The economy would be more beneficial from an industrial standpoint rather than an agricultural standpoint. Almost every aspect of life at that time was affected by the Industrial Revolution. Population began to grow in Britain, which meant there would be more individuals that were able to work, earning more income for each family.

Machines made it easier and faster to produce goods, which allowed for creating larger markets and better transportation (Mack, 2005). Jobs that usually took long periods of time because of being done with manpower soon became a quicker process with the introduction of machinery.

Machinery mane is possible for the same amount of work to be done in a quarter of the time it could have taken to get done by humans (Kreis, 2011). Although these changes greatly benefitted Britain, initially, society had a hard time adjusting to these changes. Workdays were shortened and individuals had more time on their hands than what they knew to do with.

Technology advancements allowed for the development of more efficient machinery. Coal fuelled steam power, water wheels, and powered textile manufacturing machinery greatly increased production, allowing for increased sales and trade. Waterways made it possible for ships to sail across the ocean to other countries to sell and trade their produce and goods to other nations. The Industrial Revolution in Britain allowed for expansion in trade, feudalism, free market, and a new scientific approach to farming (Mack, 2005).

Other new technologies began to take affect in Britain that helped benefit the nation including the use of iron replaced the diminishing charcoal supply, the production of the steam engine and other important inventions, transportation technology, and a factory system. Factory systems consisted of textile factories, spinning wheels, and handlooms that kept women from having to manually sew and weave every article of clothing or fabric produced.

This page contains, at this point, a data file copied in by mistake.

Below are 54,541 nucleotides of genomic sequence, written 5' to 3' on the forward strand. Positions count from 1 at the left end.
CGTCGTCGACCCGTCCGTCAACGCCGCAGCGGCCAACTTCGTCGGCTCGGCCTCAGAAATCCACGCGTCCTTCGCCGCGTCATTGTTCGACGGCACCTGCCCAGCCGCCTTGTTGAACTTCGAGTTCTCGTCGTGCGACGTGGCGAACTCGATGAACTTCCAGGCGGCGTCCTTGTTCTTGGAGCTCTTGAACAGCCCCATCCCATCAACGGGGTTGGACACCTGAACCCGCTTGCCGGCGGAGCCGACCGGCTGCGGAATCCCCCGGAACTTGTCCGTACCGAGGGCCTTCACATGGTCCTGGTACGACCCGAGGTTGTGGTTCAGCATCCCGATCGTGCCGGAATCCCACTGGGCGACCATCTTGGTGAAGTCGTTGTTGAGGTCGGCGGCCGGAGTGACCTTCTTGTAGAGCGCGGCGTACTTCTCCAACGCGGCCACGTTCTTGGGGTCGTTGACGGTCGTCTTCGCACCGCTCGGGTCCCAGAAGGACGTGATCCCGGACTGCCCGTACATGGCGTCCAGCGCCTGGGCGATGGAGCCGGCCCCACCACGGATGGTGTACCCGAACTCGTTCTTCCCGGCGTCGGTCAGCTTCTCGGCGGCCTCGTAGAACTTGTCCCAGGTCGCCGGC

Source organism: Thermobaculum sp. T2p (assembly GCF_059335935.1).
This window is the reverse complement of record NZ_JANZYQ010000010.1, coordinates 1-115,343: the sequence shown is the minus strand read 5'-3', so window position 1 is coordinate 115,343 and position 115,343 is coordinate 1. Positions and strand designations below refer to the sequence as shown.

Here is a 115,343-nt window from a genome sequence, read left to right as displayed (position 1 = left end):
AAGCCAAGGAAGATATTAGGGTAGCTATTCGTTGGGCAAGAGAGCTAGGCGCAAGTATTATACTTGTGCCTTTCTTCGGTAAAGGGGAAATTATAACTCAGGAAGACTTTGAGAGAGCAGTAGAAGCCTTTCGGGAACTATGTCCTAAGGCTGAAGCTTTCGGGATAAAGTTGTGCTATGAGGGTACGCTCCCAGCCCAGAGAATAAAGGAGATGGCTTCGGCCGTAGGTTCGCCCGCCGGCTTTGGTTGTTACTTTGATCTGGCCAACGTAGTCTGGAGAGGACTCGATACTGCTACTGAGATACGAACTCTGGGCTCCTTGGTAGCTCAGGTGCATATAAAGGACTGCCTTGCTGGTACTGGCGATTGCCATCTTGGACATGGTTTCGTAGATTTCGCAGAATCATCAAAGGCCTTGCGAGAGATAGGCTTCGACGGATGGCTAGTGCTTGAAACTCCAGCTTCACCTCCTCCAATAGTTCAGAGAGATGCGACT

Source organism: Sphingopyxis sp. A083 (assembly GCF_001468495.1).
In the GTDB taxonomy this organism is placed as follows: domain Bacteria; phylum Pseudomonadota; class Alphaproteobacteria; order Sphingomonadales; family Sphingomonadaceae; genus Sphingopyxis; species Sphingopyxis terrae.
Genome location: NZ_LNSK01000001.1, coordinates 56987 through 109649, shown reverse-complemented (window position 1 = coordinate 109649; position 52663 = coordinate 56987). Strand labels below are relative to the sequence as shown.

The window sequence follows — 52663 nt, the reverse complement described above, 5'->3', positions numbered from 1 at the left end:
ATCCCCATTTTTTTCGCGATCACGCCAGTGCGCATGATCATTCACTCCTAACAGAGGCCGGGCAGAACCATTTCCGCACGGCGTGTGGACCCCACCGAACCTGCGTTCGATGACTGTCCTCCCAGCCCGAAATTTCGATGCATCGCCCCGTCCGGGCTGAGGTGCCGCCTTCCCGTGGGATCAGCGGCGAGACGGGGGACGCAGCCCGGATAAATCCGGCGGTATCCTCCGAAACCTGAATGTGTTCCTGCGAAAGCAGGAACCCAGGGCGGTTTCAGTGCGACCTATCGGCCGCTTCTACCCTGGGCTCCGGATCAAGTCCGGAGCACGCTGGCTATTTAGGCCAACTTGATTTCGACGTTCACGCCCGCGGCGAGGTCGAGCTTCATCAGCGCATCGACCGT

These new systems allowed for more spinning to be done and led Britain to succeed and become a powerful nation. The second Industrial Revolution benefited Britain even more than the first. During this time, steam powered ships and railway systems were invented which allowed for international sales of goods (Kreis, 2011). This made the economy even stronger than it was helped create a dominating force to be reckoned with. Throughout the 1500s to the 1700s, much advancement took place that allowed for Britain’s leap in productivity.

The Scientific Revolution changed industrial productivity in the West by creating changes in thoughts and beliefs and social and institutional organization. The Scientific Revolution began with Nicholas Copernicus’ assertion of heliocentric cosmos and ended with Isaac Newton’s universal laws and a mechanical universe. Britain’s economy benefited from an industrial progress. Machinery made it easier and faster to produce goods, which allowed for creating larger markets and better transportation.

Britain had expansion in trade, feudalism, and free market. Other new technologies began to take affect in Britain that helped benefit the nation including the use of iron replaced the diminishing charcoal supply, the production of the steam engine and other important inventions, transportation technology, and a factory system. These new systems allowed for Britain to succeed and become a powerful nation.

References Hatch, Robert (2000). Scientific Revolution. Retrieved June 8, 2013 from http://web.clas.ufl.edu/users/rhatch/pages/03-Sci-Rev/SCI-REV-Home/ Mack, Pamela (2005). Clemson University. British Industrial Revolution Retrieve June 8, 2013 from http://www.clemson.edu/caah/history/FacultyPages/PamMack/lec122/britir.htm Kreis, Steven (2011). History Guide. Origins of the Industrial Revolution in England. Retrieved June 8, 2013 from http://www.historyguide.org/intellect/lecture17a.html